24. Cotten SR. Technologies and aging: understanding use, impacts, and future needs. In: Handbook of Aging and the Social Sciences (Ninth Edition). Cambridge, MA. Academic Press; 2021.
  25. Arthanat S, Vroman KG, Lysack C. A home-based individualized information communication technology training program for older adults: a demonstration of effectiveness and value. Disabil Rehabil Assist Technol. 2016;11(4):316-324. [CrossRef] [Medline]
  26. Campbell RJ, Nolfi DA. Teaching elderly adults to use the internet to access health care information: before-after study. J Med Internet Res. Jun 30, 2005;7(2):e19. [CrossRef] [Medline]
  27. Chan MY, Haber S, Drew LM, Park DC. Training older adults to use tablet computers: does it enhance cognitive function? Gerontologist. Jun 2016;56(3):475-484. [CrossRef] [Medline]
  28. Quialheiro A, Miranda A, Garcia MJ, Carvalho AC, Costa P, Correia-Neves M, et al. Promoting digital proficiency and health literacy in middle-aged and older adults through mobile devices with the workshops for online technological inclusion (OITO) project: experimental study. JMIR Form Res. Feb 08, 2023;7:e41873. [CrossRef] [Medline]
  29. Tsai HY, Rikard RV, Cotten SR, Shillair R. Senior technology exploration, learning, and acceptance (STELA) model: from exploration to use – a longitudinal randomized controlled trial. Educ Gerontol. Nov 18, 2019;45(12):728-743. [CrossRef]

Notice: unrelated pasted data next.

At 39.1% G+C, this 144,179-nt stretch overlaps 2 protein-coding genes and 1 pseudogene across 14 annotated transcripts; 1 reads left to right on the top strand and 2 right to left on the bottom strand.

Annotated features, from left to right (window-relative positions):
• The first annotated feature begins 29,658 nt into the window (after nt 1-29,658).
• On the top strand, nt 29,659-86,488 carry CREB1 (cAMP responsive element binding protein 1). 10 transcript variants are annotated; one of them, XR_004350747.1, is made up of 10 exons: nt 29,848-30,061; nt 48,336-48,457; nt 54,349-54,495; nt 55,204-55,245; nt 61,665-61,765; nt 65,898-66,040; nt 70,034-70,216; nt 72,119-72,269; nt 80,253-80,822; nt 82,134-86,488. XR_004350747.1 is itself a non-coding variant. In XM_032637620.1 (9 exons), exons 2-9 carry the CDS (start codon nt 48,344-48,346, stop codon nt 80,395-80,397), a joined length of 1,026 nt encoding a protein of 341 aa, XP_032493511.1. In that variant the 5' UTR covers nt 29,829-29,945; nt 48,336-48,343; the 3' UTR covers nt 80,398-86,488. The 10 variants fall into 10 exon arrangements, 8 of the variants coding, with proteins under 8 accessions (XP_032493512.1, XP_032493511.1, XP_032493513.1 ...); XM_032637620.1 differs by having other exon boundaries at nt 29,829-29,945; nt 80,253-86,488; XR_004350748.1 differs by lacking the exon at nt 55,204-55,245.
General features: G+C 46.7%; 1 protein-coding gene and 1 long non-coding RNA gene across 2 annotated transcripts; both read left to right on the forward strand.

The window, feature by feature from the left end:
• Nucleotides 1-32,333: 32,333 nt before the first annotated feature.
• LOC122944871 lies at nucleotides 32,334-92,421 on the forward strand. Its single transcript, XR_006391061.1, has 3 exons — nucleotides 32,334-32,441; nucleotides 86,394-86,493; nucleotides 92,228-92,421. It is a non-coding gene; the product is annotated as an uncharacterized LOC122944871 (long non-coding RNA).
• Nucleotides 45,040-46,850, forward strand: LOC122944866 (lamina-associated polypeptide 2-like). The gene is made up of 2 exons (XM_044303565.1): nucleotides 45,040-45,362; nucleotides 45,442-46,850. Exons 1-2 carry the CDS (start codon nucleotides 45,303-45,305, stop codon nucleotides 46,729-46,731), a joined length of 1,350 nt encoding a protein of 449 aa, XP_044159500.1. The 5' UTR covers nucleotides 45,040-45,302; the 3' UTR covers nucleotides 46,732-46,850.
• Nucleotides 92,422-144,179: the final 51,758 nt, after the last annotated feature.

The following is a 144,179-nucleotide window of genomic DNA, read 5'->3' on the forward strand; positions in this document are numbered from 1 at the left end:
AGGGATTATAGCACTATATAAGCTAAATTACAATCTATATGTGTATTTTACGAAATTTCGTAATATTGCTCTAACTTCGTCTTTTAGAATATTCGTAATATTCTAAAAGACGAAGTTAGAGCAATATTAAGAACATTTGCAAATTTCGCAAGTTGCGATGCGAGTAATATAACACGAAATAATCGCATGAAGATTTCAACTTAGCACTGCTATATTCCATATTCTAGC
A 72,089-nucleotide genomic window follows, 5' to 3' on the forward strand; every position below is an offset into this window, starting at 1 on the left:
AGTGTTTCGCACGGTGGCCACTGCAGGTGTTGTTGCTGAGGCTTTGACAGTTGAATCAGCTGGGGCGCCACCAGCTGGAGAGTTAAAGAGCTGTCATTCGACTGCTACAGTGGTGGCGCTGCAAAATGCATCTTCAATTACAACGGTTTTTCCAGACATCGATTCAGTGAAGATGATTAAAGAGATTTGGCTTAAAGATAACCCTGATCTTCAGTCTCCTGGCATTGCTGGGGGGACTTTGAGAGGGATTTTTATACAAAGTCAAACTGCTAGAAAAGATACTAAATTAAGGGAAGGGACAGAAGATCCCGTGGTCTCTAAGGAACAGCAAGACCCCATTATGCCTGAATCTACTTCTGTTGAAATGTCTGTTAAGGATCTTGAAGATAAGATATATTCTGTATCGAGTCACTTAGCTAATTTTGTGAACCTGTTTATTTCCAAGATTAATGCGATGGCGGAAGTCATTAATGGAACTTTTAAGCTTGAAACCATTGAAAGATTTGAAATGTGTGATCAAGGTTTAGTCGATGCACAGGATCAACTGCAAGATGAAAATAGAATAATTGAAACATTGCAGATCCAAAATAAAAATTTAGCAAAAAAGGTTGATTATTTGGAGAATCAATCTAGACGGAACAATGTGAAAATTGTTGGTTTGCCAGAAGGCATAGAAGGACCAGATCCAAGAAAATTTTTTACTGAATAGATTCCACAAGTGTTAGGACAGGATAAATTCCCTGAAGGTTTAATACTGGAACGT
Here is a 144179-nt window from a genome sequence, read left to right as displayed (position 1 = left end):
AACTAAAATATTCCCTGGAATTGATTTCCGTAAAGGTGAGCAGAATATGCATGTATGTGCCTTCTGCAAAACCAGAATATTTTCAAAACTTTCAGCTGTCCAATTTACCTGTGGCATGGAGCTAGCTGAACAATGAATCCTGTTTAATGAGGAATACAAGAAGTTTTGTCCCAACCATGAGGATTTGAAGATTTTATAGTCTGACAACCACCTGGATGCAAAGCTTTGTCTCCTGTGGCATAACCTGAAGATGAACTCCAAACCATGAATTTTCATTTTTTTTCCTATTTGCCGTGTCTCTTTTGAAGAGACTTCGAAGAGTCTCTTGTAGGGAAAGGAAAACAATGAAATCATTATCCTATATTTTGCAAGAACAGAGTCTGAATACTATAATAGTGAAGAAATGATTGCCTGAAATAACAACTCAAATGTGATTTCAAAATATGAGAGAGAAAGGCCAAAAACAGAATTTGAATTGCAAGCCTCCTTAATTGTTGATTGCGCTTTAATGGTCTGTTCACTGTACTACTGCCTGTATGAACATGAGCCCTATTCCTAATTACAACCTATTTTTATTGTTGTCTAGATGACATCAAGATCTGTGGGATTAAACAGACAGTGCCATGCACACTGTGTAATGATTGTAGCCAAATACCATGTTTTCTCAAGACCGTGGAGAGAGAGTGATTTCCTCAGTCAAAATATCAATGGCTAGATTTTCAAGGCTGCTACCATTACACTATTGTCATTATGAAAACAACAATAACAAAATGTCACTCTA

30. Charness N, Boot WR. A grand challenge for psychology: reducing the age-related digital divide. Curr Dir Psychol Sci. 2022;31(2):187-193. [CrossRef] [Medline]
  31. Renaud K, van Biljon J. Predicting technology acceptance and adoption by the elderly: a qualitative study. In: Proceedings of the 2008 annual research conference of the South African Institute of Computer Scientists and Information Technologists on IT research in developing countries: riding the wave of technology. 2008. Presented at: SAICSIT '08; October 6-8, 2008; Wilderness, South Africa. [CrossRef]
  32. Czaja SJ, Boot WR, Charness N, Rogers WA. Designing for Older Adults: Principles and Creative Human Factors Approaches, Third Edition. Boca Raton, FL. CRC Press; 2019.
  33. Jung Y, Peng W, Moran M, Jin SA, McLaughlin M, Cody M, et al. Low-income minority seniors' enrollment in a cybercafé: psychological barriers to crossing the digital divide. Educ Gerontol. Feb 08, 2010;36(3):193-212. [CrossRef]
  34. Klimova B. Computer-based cognitive training in aging. Front Aging Neurosci. Dec 20, 2016;8:313. [CrossRef] [Medline]
  35. Tappen RM, Cooley ME, Luckmann R, Panday S. Digital health information disparities in older adults: a mixed methods study. J Racial Ethn Health Disparities. Feb 2022;9(1):82-92. [CrossRef] [Medline]
  36. Bandura A. Regulation of cognitive processes through perceived self-efficacy. Dev Psychol. 1989;25(5):729-735. [CrossRef]